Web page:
Defects in in vitro generated stem cells

There are two methods for reprogramming mature cells to pluripotent stem cells, which can give rise to all cells of the body. The first direct comparison of the methods reveals that both can cause subtle molecular defects.

Pluripotent stem cells hold promise for disease modelling and therapeutics, because they have the potential to differentiate into almost all cell lineages. In particular, there is much interest in patient-derived pluripotent stem cells, which are genetically matched to the patient’s own cells, minimizing the risk of rejection by the immune system.

In the past decade, two cell-reprogramming methods have been successfully used to generate patient-derived pluripotent stem cells: (1) cloning and (2) direct reprogramming of differentiated cells to induced pluripotent stem cells, through the addition of a defined transcription-factor cocktail.

However, the molecular differences between cells derived using each method remain unclear.

Derivation of induced pluripotent stem (iPS) cells is an appealing technology, because iPS cells can be reproducibly derived from patient samples. But comparison of iPS cells with the pluripotent embryonic stem (ES) cells generated during normal embryogenesis shows that human iPS cells are not completely reprogrammed, and reveals epigenetic differences between the two cell types (epigenetic marks are lingering genomic modifications that affect gene expression without changing DNA sequence).

Cloning — also called somatic cell nuclear transfer (SCNT) — involves transfer of the nuclear material from a mature donor cell into an egg from which the nucleus has been removed. Pluripotent cells, called nuclear transfer ES (NT ES) cells, which are genetically matched to the donor, then arise as the egg begins to develop into an embryo. Generation of patient-specific NT ES cells from adult human cells is now feasible. Although SCNT does not involve introducing transcription factors that have the potential to cause cancer (which is a problem with iPS cell generation), the protocol is technically difficult.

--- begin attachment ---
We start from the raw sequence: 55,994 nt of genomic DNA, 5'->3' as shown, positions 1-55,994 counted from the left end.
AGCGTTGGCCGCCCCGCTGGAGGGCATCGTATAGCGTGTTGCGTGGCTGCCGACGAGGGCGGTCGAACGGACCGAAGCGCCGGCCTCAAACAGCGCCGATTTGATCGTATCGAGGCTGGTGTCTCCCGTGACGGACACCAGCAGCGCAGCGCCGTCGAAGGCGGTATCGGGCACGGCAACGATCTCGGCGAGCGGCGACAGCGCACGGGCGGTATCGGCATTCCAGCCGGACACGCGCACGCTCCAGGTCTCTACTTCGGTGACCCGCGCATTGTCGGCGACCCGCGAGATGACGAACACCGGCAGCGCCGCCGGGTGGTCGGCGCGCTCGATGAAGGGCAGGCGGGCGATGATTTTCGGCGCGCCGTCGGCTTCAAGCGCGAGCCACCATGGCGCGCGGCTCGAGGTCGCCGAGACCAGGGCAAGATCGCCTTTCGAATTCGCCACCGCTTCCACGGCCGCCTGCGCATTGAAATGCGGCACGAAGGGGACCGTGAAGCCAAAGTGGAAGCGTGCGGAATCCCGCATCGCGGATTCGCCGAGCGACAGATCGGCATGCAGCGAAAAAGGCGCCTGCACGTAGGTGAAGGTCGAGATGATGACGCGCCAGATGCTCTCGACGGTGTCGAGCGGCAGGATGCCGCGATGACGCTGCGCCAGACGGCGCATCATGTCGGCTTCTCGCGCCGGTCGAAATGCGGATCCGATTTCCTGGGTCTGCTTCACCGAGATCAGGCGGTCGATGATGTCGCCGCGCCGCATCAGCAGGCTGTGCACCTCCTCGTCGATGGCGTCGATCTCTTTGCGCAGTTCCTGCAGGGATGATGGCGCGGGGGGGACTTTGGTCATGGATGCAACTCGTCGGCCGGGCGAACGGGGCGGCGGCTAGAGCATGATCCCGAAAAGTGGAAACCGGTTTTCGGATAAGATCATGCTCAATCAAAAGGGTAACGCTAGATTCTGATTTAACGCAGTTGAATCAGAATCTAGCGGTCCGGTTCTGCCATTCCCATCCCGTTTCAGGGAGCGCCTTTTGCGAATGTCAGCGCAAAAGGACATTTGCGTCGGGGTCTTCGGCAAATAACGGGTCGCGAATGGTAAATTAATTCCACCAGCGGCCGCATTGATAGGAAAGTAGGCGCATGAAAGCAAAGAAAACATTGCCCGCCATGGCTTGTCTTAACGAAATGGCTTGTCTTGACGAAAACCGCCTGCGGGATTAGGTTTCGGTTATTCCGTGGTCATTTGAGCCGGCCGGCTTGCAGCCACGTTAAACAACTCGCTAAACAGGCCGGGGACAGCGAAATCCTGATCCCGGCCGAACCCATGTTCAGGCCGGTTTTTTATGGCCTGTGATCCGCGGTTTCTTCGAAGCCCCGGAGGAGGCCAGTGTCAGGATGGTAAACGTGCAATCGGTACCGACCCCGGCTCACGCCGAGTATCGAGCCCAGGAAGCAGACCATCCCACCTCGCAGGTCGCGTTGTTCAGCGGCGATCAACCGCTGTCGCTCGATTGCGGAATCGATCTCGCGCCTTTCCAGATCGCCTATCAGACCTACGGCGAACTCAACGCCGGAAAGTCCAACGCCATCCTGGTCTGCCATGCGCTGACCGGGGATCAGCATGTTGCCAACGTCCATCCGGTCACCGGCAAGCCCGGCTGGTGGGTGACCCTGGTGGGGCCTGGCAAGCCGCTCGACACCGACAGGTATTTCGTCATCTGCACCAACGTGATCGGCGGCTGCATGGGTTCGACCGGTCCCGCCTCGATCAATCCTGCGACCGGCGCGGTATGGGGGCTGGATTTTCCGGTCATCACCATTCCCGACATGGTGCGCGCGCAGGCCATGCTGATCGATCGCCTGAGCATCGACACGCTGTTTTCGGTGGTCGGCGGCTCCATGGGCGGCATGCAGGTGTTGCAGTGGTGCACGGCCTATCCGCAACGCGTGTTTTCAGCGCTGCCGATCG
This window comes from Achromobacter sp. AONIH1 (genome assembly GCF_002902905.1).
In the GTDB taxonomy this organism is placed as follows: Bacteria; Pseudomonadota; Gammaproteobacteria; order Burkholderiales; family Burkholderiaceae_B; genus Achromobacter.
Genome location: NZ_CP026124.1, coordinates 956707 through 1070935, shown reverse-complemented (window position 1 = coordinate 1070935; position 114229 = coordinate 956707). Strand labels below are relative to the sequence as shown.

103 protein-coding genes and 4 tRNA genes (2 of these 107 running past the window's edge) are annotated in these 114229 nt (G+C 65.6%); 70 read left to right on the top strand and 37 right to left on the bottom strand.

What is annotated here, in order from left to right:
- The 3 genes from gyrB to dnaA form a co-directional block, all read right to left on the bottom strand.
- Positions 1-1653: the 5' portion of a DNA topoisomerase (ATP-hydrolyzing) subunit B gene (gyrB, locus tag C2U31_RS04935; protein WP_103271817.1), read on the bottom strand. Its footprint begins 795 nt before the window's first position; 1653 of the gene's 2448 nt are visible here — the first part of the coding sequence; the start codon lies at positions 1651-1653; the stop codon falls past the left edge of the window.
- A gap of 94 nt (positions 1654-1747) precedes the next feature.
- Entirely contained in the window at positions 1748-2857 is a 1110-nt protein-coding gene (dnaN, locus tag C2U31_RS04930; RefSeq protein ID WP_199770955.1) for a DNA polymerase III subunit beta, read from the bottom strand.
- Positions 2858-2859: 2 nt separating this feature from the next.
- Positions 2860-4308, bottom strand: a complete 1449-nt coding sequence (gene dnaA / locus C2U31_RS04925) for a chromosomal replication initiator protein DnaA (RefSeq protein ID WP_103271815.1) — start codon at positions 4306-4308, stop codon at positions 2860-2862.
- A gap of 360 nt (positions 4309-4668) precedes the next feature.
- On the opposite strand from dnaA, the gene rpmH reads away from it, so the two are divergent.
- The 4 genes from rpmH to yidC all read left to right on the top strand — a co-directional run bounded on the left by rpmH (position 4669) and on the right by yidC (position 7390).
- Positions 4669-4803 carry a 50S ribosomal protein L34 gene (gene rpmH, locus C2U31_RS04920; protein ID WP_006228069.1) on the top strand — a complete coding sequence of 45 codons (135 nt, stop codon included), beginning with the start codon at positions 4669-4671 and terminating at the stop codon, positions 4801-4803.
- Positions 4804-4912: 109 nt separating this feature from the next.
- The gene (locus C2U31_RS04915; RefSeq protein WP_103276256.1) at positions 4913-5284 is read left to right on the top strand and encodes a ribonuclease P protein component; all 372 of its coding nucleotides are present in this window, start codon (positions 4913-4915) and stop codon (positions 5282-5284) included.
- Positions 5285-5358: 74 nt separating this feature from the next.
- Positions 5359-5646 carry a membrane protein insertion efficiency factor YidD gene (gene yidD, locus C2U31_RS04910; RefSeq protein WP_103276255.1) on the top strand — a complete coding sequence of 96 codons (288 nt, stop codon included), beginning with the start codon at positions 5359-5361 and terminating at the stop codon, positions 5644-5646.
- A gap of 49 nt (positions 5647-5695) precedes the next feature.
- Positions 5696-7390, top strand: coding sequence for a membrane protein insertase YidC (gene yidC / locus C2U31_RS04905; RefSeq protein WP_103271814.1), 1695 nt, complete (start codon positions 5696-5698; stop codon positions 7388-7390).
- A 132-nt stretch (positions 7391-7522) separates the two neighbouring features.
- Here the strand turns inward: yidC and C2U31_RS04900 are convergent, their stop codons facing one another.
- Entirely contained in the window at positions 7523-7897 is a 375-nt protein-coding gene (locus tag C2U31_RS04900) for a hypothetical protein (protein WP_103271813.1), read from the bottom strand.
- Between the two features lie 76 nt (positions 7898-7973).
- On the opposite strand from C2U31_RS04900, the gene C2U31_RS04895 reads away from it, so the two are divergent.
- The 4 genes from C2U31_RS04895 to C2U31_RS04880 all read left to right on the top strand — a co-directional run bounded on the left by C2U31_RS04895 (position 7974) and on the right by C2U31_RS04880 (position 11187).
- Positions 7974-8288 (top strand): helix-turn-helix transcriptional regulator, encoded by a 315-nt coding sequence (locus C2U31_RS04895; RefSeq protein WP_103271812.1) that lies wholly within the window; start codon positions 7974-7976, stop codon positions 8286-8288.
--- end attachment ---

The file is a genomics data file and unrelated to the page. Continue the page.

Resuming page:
Figure 1: Comparing techniques for generating stem cells.

Comparing techniques for generating stem cells.

Three techniques can be used to generate pluripotent stem cells in vitro:

a) Induced pluripotent stem (iPS) cells are generated from mature cells, which can be directly converted by the addition of a transcription-factor cocktail.

b) In somatic cell nuclear transfer (SCNT), the nucleus is removed from an egg and replaced with the nucleus from a mature donor cell. As this hybrid cell develops into an embryo, pluripotent stem cells called nuclear transfer embryonic stem (NT ES) cells can be extracted from a region called the inner cell mass (ICM).

c) Embryos derived from in vitro fertilization (IVF) give rise to IVF ES cells that can be extracted from the ICM.

Incomplete demethylation patterns correlated with abnormal gene transcription were observed in iPS cells. NT ES cells were more similar to IVF ES cells, although some transcriptional alterations were apparent in both reprogrammed cell types.

There is an abundance of factors that can be used to reprogram cells and expand them in vitro, and each can influence the epigenetic and functional properties of reprogrammed cells in distinct ways. This complexity disrupts simplistic attempts to define and obtain ‘perfect’ stem cells. (Vladislav KrupalnikJacob H. HannaNature, 511,160 – 162 (10 July 2014)) The Research article subject to this review: Ma et al., Abnormalities in human pluripotent cells due to reprogramming mechanisms, Nature, 511,177–183(10 July 2014)doi:10.1038/nature13551


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